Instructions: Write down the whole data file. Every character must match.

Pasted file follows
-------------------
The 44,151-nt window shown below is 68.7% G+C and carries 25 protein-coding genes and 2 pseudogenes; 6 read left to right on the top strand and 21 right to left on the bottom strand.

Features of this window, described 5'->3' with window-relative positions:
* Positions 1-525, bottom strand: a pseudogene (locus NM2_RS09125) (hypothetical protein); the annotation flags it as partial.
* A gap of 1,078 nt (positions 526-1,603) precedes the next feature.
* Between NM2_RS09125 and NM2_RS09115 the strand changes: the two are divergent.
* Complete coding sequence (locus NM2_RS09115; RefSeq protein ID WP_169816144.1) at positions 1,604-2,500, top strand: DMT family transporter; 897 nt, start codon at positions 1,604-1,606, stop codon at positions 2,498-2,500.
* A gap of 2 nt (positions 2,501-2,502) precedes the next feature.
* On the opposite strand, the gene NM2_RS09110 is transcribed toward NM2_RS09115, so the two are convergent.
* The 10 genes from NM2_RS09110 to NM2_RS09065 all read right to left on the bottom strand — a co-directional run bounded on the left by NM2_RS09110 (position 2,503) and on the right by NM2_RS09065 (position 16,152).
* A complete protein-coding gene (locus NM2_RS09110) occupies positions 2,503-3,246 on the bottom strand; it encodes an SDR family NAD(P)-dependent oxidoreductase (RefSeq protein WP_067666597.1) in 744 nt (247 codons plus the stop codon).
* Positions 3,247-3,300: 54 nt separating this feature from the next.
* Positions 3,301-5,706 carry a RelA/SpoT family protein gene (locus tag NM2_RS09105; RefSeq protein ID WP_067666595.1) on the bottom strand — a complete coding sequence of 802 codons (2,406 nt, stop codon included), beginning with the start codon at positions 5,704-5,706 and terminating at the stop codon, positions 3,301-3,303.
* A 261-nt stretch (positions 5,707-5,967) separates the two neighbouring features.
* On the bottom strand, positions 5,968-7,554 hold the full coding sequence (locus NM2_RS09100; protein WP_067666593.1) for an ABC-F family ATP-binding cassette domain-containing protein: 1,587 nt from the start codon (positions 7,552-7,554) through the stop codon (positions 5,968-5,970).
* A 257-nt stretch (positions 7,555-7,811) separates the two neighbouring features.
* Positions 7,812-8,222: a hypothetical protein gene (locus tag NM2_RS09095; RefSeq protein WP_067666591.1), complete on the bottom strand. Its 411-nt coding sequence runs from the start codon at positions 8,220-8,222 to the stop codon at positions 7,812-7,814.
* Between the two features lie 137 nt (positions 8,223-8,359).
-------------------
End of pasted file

The 44,151-nt window shown below is 68.7% G+C and carries 25 protein-coding genes and 2 pseudogenes; 6 read left to right on the top strand and 21 right to left on the bottom strand.

Features of this window, described 5'->3' with window-relative positions:
* Positions 1-525, bottom strand: a pseudogene (locus NM2_RS09125) (hypothetical protein); the annotation flags it as partial.
* A gap of 1,078 nt (positions 526-1,603) precedes the next feature.
* Between NM2_RS09125 and NM2_RS09115 the strand changes: the two are divergent.
* Complete coding sequence (locus NM2_RS09115; RefSeq protein ID WP_169816144.1) at positions 1,604-2,500, top strand: DMT family transporter; 897 nt, start codon at positions 1,604-1,606, stop codon at positions 2,498-2,500.
* A gap of 2 nt (positions 2,501-2,502) precedes the next feature.
* On the opposite strand, the gene NM2_RS09110 is transcribed toward NM2_RS09115, so the two are convergent.
* The 10 genes from NM2_RS09110 to NM2_RS09065 all read right to left on the bottom strand — a co-directional run bounded on the left by NM2_RS09110 (position 2,503) and on the right by NM2_RS09065 (position 16,152).
* A complete protein-coding gene (locus NM2_RS09110) occupies positions 2,503-3,246 on the bottom strand; it encodes an SDR family NAD(P)-dependent oxidoreductase (RefSeq protein WP_067666597.1) in 744 nt (247 codons plus the stop codon).
* Positions 3,247-3,300: 54 nt separating this feature from the next.
* Positions 3,301-5,706 carry a RelA/SpoT family protein gene (locus tag NM2_RS09105; RefSeq protein ID WP_067666595.1) on the bottom strand — a complete coding sequence of 802 codons (2,406 nt, stop codon included), beginning with the start codon at positions 5,704-5,706 and terminating at the stop codon, positions 3,301-3,303.
* A 261-nt stretch (positions 5,707-5,967) separates the two neighbouring features.
* On the bottom strand, positions 5,968-7,554 hold the full coding sequence (locus NM2_RS09100; protein WP_067666593.1) for an ABC-F family ATP-binding cassette domain-containing protein: 1,587 nt from the start codon (positions 7,552-7,554) through the stop codon (positions 5,968-5,970).
* A 257-nt stretch (positions 7,555-7,811) separates the two neighbouring features.
* Positions 7,812-8,222: a hypothetical protein gene (locus tag NM2_RS09095; RefSeq protein WP_067666591.1), complete on the bottom strand. Its 411-nt coding sequence runs from the start codon at positions 8,220-8,222 to the stop codon at positions 7,812-7,814.
* Between the two features lie 137 nt (positions 8,223-8,359).